We visited Tideway’s innovative induction programme to see how ATT’s immersive and theatrical approach can build a safer work culture.
A young woman is standing before us in a flat filled with the clutter of parenthood: cartons of milk formula, an unmade bed after a restless night, and half-finished mugs of tea in the sink.
She makes small talk until the subject turns to her father, Michael Clark.
Her voice breaks and she is momentarily overcome by emotion, remembering the father she has only known through photos…
As it happens, she is an actor, and her father Michael is a fiction.
This is not her flat but the second floor of an office block in Vauxhall, London.
Standing slightly awkwardly around her are me and about two dozen men and a few women here for their first day of work at Tideway.
A few of us have children of our own, and one of our number has a six-month-old baby at home. He looks as though he can relate to our surroundings.
This is EPIC, or ‘Employer Project Induction Centre’, and it is Tideway’s innovative approach to safety.
Setting the scene
Over the course of the day, we witness some of the events surrounding the death of Michael Clark: snatches of a conversation in a site canteen, assurances given in a project board room, an interview by a Health and Safety Executive investigator.
The point that emerges is that injuries and fatalities are rarely the result of a single bad decision, and there are often multiple opportunities to avoid them.
Many of the characters and situations we witness seem familiar to the participants here today, such as dealing with stressed managers and constant time pressure.
Safety is the highest priority
After the break, the programme delivery director at Tideway, Andy Alder, gives a short presentation.
He explains that he and the other directors agreed that Tideway’s highest priority must be to avoid harming its workers.
Every person working on the project - from the chief executive to the operatives on the ground to the back-office staff and the suppliers - must complete this induction.
He promises that no employee will ever be sanctioned or ignored for raising a concern or suggesting an improvement and that there are multiple channels for doing so, including a confidential hotline.
The impact of heightened emotional and sensory experiences
The day-long programme has been designed and facilitated by Active Training Team (ATT), a company that specialises in immersive and experiential training and has worked on several other major engineering projects.
EPIC has seen 21,000 people pass through its doors since ATT started working with Tideway in 2015.
The intention is not only to give employees a clear understanding of their role in promoting a safe culture, but also for them to understand how it would feel to lose a colleague like Michael.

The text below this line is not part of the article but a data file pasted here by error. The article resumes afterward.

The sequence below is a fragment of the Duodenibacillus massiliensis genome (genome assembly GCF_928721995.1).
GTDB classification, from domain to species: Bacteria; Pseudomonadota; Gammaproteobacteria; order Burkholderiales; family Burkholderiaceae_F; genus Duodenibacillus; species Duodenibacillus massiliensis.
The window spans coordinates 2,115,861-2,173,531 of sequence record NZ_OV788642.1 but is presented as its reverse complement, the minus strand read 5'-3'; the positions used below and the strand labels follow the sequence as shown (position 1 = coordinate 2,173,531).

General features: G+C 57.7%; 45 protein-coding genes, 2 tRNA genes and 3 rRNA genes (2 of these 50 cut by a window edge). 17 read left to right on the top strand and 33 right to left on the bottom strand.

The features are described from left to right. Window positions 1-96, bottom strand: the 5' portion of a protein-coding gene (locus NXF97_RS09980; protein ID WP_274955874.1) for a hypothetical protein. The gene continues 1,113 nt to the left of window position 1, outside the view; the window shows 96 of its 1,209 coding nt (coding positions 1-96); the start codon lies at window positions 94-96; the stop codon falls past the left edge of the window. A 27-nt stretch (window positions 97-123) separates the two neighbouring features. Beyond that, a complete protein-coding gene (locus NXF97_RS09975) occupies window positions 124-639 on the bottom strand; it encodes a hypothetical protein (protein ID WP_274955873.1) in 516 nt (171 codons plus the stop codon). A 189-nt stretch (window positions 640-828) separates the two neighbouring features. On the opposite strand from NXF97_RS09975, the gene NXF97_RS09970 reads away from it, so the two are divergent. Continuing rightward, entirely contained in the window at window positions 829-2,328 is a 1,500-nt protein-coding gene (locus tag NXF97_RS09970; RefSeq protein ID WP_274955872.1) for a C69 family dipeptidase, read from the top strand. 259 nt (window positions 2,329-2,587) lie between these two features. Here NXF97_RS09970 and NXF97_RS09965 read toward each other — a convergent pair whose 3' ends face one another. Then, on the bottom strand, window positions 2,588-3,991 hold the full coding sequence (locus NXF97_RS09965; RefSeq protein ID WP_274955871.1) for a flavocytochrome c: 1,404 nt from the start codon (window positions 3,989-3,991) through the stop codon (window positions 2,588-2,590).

ATT’s website says: “Behind the effectiveness of our work lies a deep understanding of the way that heightened emotional and sensory experiences impact on learning, memory, recall, and subsequent behaviour.”
The rest of the day focuses on developing skills such as how to communicate effectively, influence colleagues and challenge risky behaviour.
By the end, we have identified how the actions and decisions of the characters have contributed to a tragic fatality.
Safety is a collective and ongoing responsibility
With the help of the actors, who are excellent, we have rehearsed how to apply the skills we have learned to bring about a different outcome.
The point is not to assign blame, but to reinforce that safety is a collective and ongoing responsibility, and that the absence of an incident does not always signify a healthy safety culture.
The approach seems to be working for Tideway. Its latest annual report shows that it is meeting its target of zero major injuries and significant incidents in its marine operations.
It also notes an Accident Frequency Rate close to its target of zero and says this "has remained below the highs experienced during other large infrastructure projects".
A recent report from the ICE explained how the leadership team set out to beat industry norms, which might have expected to see 3,000 trips to A&E, 200 or more life-changing health impacts, 150 serious injuries and two fatalities for a project of Tideway’s length and scale.
Experience it yourself
You can experience ATT’s immersive approach to safety training yourself at the Inspiring Engineering Excellence conference on 6 December.
The event is an opportunity for civil engineers to pinpoint how they can improve safety management, better investigate when things go wrong, and create a more constructive approach to sharing best practice and lessons.